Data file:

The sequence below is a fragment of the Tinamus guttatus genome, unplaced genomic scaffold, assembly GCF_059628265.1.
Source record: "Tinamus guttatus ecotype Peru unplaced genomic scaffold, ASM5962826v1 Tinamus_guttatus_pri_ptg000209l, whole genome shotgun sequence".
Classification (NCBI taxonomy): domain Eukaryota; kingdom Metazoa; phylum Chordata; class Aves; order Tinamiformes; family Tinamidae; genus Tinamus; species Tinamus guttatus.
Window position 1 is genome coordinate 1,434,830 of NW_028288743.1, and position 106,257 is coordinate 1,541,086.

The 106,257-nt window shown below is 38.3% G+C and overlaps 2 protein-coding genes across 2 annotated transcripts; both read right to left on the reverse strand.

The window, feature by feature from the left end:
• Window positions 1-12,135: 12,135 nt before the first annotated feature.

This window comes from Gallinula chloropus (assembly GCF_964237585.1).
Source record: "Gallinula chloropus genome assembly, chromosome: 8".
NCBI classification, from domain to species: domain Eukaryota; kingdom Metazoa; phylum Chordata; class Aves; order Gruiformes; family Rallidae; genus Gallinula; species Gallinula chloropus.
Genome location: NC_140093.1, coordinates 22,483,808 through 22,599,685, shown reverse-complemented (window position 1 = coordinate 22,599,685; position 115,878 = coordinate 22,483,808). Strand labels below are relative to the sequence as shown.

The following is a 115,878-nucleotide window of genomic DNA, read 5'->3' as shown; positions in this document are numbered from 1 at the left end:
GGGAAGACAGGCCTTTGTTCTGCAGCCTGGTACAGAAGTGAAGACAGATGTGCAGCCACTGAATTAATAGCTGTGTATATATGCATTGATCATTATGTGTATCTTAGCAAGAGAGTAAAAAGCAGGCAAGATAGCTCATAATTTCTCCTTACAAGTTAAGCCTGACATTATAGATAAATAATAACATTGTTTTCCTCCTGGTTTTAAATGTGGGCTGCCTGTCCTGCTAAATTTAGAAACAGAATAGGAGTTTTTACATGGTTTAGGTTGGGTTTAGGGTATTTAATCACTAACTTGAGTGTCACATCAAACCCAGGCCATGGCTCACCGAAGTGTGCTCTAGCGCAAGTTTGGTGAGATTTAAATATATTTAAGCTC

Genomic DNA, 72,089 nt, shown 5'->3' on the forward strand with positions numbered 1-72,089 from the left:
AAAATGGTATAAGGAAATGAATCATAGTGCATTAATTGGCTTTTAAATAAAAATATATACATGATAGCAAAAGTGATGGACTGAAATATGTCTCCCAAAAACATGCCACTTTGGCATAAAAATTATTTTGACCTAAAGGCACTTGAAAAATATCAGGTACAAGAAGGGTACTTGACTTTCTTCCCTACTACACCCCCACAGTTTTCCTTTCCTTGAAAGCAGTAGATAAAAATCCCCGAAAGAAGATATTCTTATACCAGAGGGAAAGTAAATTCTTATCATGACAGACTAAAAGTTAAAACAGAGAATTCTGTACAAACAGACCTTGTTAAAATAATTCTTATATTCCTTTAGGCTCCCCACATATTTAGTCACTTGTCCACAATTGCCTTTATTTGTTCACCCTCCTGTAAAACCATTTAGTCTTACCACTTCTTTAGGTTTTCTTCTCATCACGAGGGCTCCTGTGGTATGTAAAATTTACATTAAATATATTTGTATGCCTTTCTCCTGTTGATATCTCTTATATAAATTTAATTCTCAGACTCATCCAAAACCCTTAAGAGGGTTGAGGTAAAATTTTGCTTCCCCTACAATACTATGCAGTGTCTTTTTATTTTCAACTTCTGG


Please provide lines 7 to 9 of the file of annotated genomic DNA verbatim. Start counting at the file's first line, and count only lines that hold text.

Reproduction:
• Window positions 1-12,135: 12,135 nt before the first annotated feature.

This window comes from Gallinula chloropus (assembly GCF_964237585.1).
Source record: "Gallinula chloropus genome assembly, chromosome: 8".